In 1988-89, the senior point guard for Jim Boeheim was the Master of Ceremonies for Syracuse’s circus-like style.
As Mike Waters of Syracuse.com and The Post-Standard reminded me last week on my radio show, Douglas had a season of securing at least three assists in every game except one, and that was because he left that contest injured. Conversely, and sadly, this year’s version of Syracuse had three total assists as a team against Virginia.
Back in that season, though, against Indiana on national television, Douglas made The Play. He picked up a loose ball on defense and, with his back facing teammates who were running go-routes in the opposite direction, Douglas snapped the basketball like a football. Streaking to the other hoop was
wideout Stephen Thompson, one of the best athletes to ever play for Boeheim. He finished the play with a two-handed flush, almost like a touchdown being capped off with a massive spike of the football.
It was a classic, “What the? OH YEAH!” plays SU was absolutely famous for at the time.
A type of play that you can bet ain’t happening this season.
Douglas was a rare breed, someone with enough talent to take over any game at any point. Furthermore, like a quarterback on the gridiron, Douglas always seemed to get his teammate, the receiver, open. He scored 18 points a game, but dished out over eight assists per contest, too. Yes, he had Thompson, and the great Derrick Coleman, and the potentially greater Billy Owens to pass to. It was a loaded team. Still, Douglas ran the Boeheim offense better than anyone else not named “Pearl.” And truth be told, he probably was better suited for Boeheim’s vision of offense, only because Pearl was too good to be bogged down by calling plays.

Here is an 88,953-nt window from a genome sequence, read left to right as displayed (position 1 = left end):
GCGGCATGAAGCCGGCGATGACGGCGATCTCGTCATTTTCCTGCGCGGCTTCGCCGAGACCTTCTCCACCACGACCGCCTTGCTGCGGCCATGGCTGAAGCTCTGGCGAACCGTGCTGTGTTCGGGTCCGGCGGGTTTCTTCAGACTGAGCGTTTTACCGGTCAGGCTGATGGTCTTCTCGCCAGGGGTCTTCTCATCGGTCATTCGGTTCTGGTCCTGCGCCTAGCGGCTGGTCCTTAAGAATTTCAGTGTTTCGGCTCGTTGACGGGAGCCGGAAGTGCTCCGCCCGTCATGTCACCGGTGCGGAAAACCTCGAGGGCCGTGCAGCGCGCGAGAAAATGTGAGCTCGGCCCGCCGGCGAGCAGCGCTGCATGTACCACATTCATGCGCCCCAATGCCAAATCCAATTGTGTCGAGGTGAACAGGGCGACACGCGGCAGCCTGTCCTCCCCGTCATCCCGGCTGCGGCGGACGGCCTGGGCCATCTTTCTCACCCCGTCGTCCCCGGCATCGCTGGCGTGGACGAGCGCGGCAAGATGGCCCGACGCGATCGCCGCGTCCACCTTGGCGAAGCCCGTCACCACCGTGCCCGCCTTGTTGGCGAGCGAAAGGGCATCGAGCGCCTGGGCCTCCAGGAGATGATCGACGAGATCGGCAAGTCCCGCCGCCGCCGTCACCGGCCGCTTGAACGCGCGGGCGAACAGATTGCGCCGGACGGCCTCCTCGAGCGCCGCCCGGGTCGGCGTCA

And remember, this was back when being featured on the CBS Saturday or Sunday afternoon game was “primetime.” Syracuse was a regular featured attraction. Those broadcasts would open with wide camera shots of a full Dome, the lead announcer always starting with something about Syracuse’s “Fun and Gun” offense. How could the opponent score enough to stay with the Orangemen? Douglas didn’t create the alley-oop—a one-time staple of the SU offense that has also gone the way of the Game Boy—he just simply perfected the art.
Speaking of which: remember alley-oops? I’d bet Douglas fights off tears while watching Syracuse’s walking the call up the court on offense. Seriously, SU has failed to score 60 points in a game three times already, and there are 12 more games on the schedule.
The 1988-89 outfit hit triple figures nine times, including that famed game against the Hoosiers in the Garden and against Bucknell in the first round of the NCAA tournament. Offense indeed.
Times, they are a different.
Of course, to compare college hoops from then to what’s played now is not a fair exercise. The collegiate version of the sport has changed in major ways. Most notably, the one-and-done freshmen have made “team continuity” what the Game Boy is to newest PlayStation or Xbox.
So instead of bemoaning about how less “fun” college basketball is nowadays, I just like to reminisce from time to time. Go on trip backward through memories, to when the action on the court was so furious you didn’t have time to think. That’s when “Taco Time” was actually “French fry time” and it was achieved only when the home Dome team scored 100 points.
Eventually, the future will become the past, repeating itself. There will once again be happy people in the Dome watching a “Fun and Gun” Orange team. Maybe as early as 2019. It could even be close to the way it was back in the late 80s: fans’ faces too full of fries to chant, too entertained to be bored.